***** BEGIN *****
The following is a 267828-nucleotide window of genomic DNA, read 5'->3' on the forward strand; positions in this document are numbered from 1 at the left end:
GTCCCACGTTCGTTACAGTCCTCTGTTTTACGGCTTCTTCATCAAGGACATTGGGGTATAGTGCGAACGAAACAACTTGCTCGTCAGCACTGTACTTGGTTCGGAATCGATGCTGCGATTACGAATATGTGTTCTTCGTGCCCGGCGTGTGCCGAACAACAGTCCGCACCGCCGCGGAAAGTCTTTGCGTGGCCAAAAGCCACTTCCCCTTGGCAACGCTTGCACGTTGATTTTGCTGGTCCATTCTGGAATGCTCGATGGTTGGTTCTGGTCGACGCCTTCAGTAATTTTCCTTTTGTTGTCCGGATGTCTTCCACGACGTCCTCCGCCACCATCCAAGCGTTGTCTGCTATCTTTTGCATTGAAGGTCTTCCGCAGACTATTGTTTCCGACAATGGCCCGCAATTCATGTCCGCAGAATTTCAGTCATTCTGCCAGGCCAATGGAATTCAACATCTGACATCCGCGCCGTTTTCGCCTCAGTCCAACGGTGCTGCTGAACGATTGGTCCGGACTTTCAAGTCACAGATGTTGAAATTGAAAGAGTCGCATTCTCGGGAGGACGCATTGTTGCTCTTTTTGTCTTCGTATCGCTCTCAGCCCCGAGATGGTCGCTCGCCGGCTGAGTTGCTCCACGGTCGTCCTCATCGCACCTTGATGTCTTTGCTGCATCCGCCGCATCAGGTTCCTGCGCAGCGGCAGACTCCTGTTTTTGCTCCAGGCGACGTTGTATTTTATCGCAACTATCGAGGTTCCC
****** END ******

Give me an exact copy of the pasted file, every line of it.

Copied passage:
The following is a 267828-nucleotide window of genomic DNA, read 5'->3' on the forward strand; positions in this document are numbered from 1 at the left end:
GTCCCACGTTCGTTACAGTCCTCTGTTTTACGGCTTCTTCATCAAGGACATTGGGGTATAGTGCGAACGAAACAACTTGCTCGTCAGCACTGTACTTGGTTCGGAATCGATGCTGCGATTACGAATATGTGTTCTTCGTGCCCGGCGTGTGCCGAACAACAGTCCGCACCGCCGCGGAAAGTCTTTGCGTGGCCAAAAGCCACTTCCCCTTGGCAACGCTTGCACGTTGATTTTGCTGGTCCATTCTGGAATGCTCGATGGTTGGTTCTGGTCGACGCCTTCAGTAATTTTCCTTTTGTTGTCCGGATGTCTTCCACGACGTCCTCCGCCACCATCCAAGCGTTGTCTGCTATCTTTTGCATTGAAGGTCTTCCGCAGACTATTGTTTCCGACAATGGCCCGCAATTCATGTCCGCAGAATTTCAGTCATTCTGCCAGGCCAATGGAATTCAACATCTGACATCCGCGCCGTTTTCGCCTCAGTCCAACGGTGCTGCTGAACGATTGGTCCGGACTTTCAAGTCACAGATGTTGAAATTGAAAGAGTCGCATTCTCGGGAGGACGCATTGTTGCTCTTTTTGTCTTCGTATCGCTCTCAGCCCCGAGATGGTCGCTCGCCGGCTGAGTTGCTCCACGGTCGTCCTCATCGCACCTTGATGTCTTTGCTGCATCCGCCGCATCAGGTTCCTGCGCAGCGGCAGACTCCTGTTTTTGCTCCAGGCGACGTTGTATTTTATCGCAACTATCGAGGTTCCC